School of Interprofessional Health Studies

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The School of Interprofessional Health Studies develops and teaches the core interdisciplinary papers in the Faculty of Health and Environmental Sciences degree programmes.


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Now showing 1 - 5 of 74
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    Alternatives for Sustained Disaster Risk Reduction: A Re-assessment
    (AOSIS, 2023-07-26) Le De, Loic; Baumann, Louise L; Moatty, Annabelle; Le Masson, Virginie; Kikano, Faten; Fayazi, Mahmood; Fernandez, Manuela; Tomassi, Isabella; Cadag, Jake Rom D
    Alternatives for sustained disaster risk reduction’ was published in 2010 by Francophone and Anglophone researchers as a critique on the way disasters were studied and disaster risk reduction handled in the Francophone sphere. The authors criticized the dominant Francophone approach for being heavily hazard-centred and called for more emphasis on vulnerability to understand disasters and foster disaster risk reduction – a shift that had already taken place in the Anglophone disaster literature. Twelve years later, this paper draws upon a bibliographic analysis to examine if the arguments developed in the 2010 publication have stem attention in the Francophone disaster literature.Contribution: The article finds that the shift towards the vulnerability paradigm has, to some extent, happened but took much longer in the French context than in the Spanish language and the Asian disaster literature. The article emphasises the need for a re-assessment of our practices and study of disasters, including reflections on what disasters are studied, how, by whom, and for whom. Eventually, alternatives for sustained disaster risk reduction now and in the future might include drawing upon more diverse ontologies and epistemologies that are pertinent locally, considering local people as co-researchers though participatory methods, and empowering local Francophone researchers to play a greater role in researching disasters and leading disaster risk reduction in their own localities.
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    Effect of Bone Marrow Mesenchymal Stem Cells-derived Exosomes on Diabetes-induced Retinal Injury: Implication of Wnt/ B-catenin Signaling Pathway
    (Elsevier BV, 2022-10) Ebrahim, N; El-Halim, HEA; Helal, OK; El-Azab, NE-E; Badr, OAM; Hassouna, A; Saihati, HAA; Aborayah, NH; Emam, HT; El-wakeel, HS; Aljasir, M; El-Sherbiny, M; Sarg, NAS; Shaker, GA; Mostafa, O; Sabry, D; Fouly, MAK; Forsyth, NR; Elsherbiny, NM; Salim, RF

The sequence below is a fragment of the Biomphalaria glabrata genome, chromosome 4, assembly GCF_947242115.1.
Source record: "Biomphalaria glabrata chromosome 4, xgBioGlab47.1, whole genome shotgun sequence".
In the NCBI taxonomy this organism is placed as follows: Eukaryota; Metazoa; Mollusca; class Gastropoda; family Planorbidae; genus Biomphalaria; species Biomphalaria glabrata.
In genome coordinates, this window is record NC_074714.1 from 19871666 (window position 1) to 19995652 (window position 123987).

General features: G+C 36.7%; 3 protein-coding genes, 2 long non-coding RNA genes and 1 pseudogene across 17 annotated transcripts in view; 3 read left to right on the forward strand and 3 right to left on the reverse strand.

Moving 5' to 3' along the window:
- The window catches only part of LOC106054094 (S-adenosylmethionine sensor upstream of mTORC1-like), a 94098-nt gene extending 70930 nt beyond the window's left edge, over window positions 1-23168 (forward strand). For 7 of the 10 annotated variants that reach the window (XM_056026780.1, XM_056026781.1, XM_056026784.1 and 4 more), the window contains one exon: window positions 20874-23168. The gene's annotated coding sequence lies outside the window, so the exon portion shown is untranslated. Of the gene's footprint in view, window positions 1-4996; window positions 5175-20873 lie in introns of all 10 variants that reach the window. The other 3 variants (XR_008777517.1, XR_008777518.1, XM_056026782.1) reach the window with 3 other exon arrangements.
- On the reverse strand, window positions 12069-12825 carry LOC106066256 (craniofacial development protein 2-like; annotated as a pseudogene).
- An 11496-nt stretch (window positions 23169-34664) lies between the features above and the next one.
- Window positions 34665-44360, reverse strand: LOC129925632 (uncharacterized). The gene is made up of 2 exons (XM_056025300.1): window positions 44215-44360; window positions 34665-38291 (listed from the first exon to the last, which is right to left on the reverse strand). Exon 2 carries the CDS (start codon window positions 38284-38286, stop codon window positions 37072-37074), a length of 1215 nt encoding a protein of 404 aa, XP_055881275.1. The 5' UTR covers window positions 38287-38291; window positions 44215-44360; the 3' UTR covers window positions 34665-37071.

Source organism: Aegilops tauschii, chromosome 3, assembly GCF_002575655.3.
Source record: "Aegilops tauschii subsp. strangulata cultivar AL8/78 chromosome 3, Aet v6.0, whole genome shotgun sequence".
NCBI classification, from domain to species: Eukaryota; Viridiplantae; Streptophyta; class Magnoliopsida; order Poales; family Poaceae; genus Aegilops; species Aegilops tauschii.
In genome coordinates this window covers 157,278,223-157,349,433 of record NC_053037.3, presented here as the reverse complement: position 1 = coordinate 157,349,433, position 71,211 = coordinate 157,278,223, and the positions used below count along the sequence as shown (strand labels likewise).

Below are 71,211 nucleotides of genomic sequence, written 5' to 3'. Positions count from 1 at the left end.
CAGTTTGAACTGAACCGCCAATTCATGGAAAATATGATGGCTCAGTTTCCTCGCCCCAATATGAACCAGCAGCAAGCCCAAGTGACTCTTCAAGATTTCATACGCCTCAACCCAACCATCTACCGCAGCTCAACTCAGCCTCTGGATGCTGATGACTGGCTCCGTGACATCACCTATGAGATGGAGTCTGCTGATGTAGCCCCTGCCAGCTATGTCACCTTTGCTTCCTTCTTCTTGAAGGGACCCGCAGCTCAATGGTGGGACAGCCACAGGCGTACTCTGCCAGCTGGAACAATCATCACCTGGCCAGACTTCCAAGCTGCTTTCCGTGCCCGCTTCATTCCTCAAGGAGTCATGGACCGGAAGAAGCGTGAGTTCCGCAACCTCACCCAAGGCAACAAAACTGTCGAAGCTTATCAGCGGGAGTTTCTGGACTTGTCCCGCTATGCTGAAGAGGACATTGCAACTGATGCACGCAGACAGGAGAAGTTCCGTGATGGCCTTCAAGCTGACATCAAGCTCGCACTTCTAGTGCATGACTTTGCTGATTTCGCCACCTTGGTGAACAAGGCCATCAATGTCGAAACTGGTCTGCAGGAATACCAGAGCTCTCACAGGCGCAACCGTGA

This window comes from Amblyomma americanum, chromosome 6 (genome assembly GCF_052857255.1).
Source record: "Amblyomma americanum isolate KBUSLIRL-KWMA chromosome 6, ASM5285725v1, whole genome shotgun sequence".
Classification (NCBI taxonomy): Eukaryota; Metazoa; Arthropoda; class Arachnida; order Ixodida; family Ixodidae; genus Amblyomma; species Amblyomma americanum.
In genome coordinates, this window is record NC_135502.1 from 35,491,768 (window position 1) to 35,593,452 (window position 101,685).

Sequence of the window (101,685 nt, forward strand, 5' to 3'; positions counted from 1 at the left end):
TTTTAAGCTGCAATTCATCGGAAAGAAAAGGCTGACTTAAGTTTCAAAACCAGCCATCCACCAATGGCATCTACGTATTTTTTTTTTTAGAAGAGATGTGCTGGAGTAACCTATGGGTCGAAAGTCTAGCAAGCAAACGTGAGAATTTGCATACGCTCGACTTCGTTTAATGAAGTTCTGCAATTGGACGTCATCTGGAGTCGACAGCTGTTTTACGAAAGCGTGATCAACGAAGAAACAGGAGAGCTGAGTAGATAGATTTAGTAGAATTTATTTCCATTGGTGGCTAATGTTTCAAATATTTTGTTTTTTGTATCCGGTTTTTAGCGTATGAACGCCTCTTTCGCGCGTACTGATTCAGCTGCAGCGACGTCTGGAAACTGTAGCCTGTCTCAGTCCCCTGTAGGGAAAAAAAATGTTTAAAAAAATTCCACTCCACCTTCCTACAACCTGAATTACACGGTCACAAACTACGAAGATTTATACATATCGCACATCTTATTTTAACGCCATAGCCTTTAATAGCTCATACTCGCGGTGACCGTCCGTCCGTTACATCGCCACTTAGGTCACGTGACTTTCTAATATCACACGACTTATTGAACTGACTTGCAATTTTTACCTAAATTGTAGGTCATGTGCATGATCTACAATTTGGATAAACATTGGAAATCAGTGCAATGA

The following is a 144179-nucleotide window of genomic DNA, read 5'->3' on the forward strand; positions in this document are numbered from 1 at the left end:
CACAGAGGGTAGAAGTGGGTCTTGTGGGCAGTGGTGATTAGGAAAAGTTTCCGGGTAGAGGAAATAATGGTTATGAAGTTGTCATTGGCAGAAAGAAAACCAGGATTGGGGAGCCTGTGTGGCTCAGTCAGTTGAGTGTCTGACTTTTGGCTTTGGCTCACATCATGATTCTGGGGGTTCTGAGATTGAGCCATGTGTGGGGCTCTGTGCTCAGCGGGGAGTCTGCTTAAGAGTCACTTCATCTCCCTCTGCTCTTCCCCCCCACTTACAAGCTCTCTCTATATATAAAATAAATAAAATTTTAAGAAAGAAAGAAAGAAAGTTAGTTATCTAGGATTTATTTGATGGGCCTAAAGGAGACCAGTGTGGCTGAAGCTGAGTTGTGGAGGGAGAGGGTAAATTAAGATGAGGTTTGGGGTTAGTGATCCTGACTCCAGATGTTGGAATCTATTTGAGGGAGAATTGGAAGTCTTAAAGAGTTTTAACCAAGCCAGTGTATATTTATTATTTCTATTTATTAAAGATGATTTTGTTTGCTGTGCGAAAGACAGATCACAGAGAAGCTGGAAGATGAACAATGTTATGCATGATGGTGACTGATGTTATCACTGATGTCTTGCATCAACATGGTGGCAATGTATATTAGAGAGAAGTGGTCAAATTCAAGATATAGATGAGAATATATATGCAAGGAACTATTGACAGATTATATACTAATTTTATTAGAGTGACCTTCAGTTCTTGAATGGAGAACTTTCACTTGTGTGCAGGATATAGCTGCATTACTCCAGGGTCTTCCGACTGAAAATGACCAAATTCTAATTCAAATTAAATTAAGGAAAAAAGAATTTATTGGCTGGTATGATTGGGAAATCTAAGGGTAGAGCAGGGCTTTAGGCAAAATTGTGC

Background Diabetic retinopathy (DR) is a serious microvascular complication of diabetes mellitus. Mesenchymal stem cells are currently studied as therapeutic strategy for management of DR. Exosomes, considered as a promising cell-free therapy option, display biological functions similar to those of their parent cells. In retinal development, Wnt/b-catenin signaling provides key cues for functional progression. The present study aimed to evaluate the potential efficacy of bone marrow-derived mesenchymal stem cell-derived exosomes (BM-MSCs-Ex) in diabetes-induced retinal injury via modulation of the Wnt/ b-catenin signaling pathway. Methods Eighty-one rats were allocated into 6 groups (control, DR, DR + DKK1, DR + exosomes, DR + Wnt3a and DR + exosomes+Wnt3a). Evaluation of each group was via histopathological examination, assessment of gene and/or protein expression concerned with oxidative stress (SOD1, SOD2, Nox2, Nox4, iNOS), inflammation (TNF-α, ICAM-1, NF-κB) and angiogenesis (VEGF, VE-cadherin). Results Results demonstrated that exosomes blocked the wnt/b-catenin pathway in diabetic retina concomitant with significant reduction of features of DR as shown by downregulation of retinal oxidants, upregulation of antioxidant enzymes, suppression of retinal inflammatory and angiogenic markers. These results were further confirmed by histopathological results, fundus examination and optical coherence tomography. Additionally, exosomes ameliorative effects abrogated wnt3a-triggered retinal injury in DR. Conclusion Collectively, these data demonstrated that exosomes ameliorated diabetes-induced retinal injury via suppressing Wnt/ b-catenin signaling with subsequent reduction of oxidative stress, inflammation and angiogenesis.
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    Mechanism of Resveratrol Dimers Isolated from Grape Inhibiting ¹O₂ Induced DNA Damage by UHPLC-QTOF-MS² and UHPLC-QQQ-MS² Analyses
    (MDPI AG, 2021) Kong, Q; Zeng, Q; Yu, J; Xiao, H; Lu, J; Ren, X
    Resveratrol dimers have been extensively reported on due to their antioxidative activity. Previous studies revealed that resveratrol dimer has been shown to selectively quench singlet oxygen (1O2), and could protect DNA from oxidative damage. The mechanism of resveratrol dimers protecting DNA against oxidative damage is still not clear. Therefore, in this project, the reactants and products of resveratrol dimers protecting guanine from oxidative damage were qualitatively monitored and quantitatively analyzed by UHPLC-QTOF-MS2 and UHPLC-QQQ-MS2. Results showed that when guanine and resveratrol dimers were attacked by 1O2, mostly resveratrol dimers were oxidized, which protected guanine from oxidation. Resveratrol dimers’ oxidation products were identified and quantified at m/z 467.1134 [M-H]− and 467.1118 [M-H]−, respectively. The resorcinol of resveratrol dimers reacted with singlet oxygen to produce p-benzoquinone, protecting guanine from 1O2 damage. Therefore, it is hereby reported for the first time that the resorcinol ring is the characteristic structure in stilbenes inhibiting 1O2 induced-DNA damage, which provides a theoretical basis for preventing and treating DNA damage-mediated diseases.